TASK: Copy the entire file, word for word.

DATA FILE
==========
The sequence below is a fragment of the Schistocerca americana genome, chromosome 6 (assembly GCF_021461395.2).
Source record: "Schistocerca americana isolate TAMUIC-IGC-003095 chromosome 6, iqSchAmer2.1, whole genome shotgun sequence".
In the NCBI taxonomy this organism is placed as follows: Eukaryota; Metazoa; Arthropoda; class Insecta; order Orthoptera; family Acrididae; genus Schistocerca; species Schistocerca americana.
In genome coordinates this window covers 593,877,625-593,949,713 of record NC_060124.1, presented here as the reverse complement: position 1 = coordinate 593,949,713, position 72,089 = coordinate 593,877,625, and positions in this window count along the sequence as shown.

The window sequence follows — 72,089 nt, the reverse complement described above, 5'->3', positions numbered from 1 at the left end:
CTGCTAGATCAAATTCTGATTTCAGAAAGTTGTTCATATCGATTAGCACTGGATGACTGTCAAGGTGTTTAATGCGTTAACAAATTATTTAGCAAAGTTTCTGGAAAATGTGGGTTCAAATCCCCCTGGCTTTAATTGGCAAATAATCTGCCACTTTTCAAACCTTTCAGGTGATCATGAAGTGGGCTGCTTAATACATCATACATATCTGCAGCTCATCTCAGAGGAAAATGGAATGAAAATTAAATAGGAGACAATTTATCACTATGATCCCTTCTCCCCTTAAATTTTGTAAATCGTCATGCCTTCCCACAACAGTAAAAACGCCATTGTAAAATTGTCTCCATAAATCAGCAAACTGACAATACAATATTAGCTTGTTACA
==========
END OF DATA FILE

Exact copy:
The sequence below is a fragment of the Schistocerca americana genome, chromosome 6 (assembly GCF_021461395.2).
Source record: "Schistocerca americana isolate TAMUIC-IGC-003095 chromosome 6, iqSchAmer2.1, whole genome shotgun sequence".
In the NCBI taxonomy this organism is placed as follows: Eukaryota; Metazoa; Arthropoda; class Insecta; order Orthoptera; family Acrididae; genus Schistocerca; species Schistocerca americana.
In genome coordinates this window covers 593,877,625-593,949,713 of record NC_060124.1, presented here as the reverse complement: position 1 = coordinate 593,949,713, position 72,089 = coordinate 593,877,625, and positions in this window count along the sequence as shown.

The window sequence follows — 72,089 nt, the reverse complement described above, 5'->3', positions numbered from 1 at the left end:
CTGCTAGATCAAATTCTGATTTCAGAAAGTTGTTCATATCGATTAGCACTGGATGACTGTCAAGGTGTTTAATGCGTTAACAAATTATTTAGCAAAGTTTCTGGAAAATGTGGGTTCAAATCCCCCTGGCTTTAATTGGCAAATAATCTGCCACTTTTCAAACCTTTCAGGTGATCATGAAGTGGGCTGCTTAATACATCATACATATCTGCAGCTCATCTCAGAGGAAAATGGAATGAAAATTAAATAGGAGACAATTTATCACTATGATCCCTTCTCCCCTTAAATTTTGTAAATCGTCATGCCTTCCCACAACAGTAAAAACGCCATTGTAAAATTGTCTCCATAAATCAGCAAACTGACAATACAATATTAGCTTGTTACA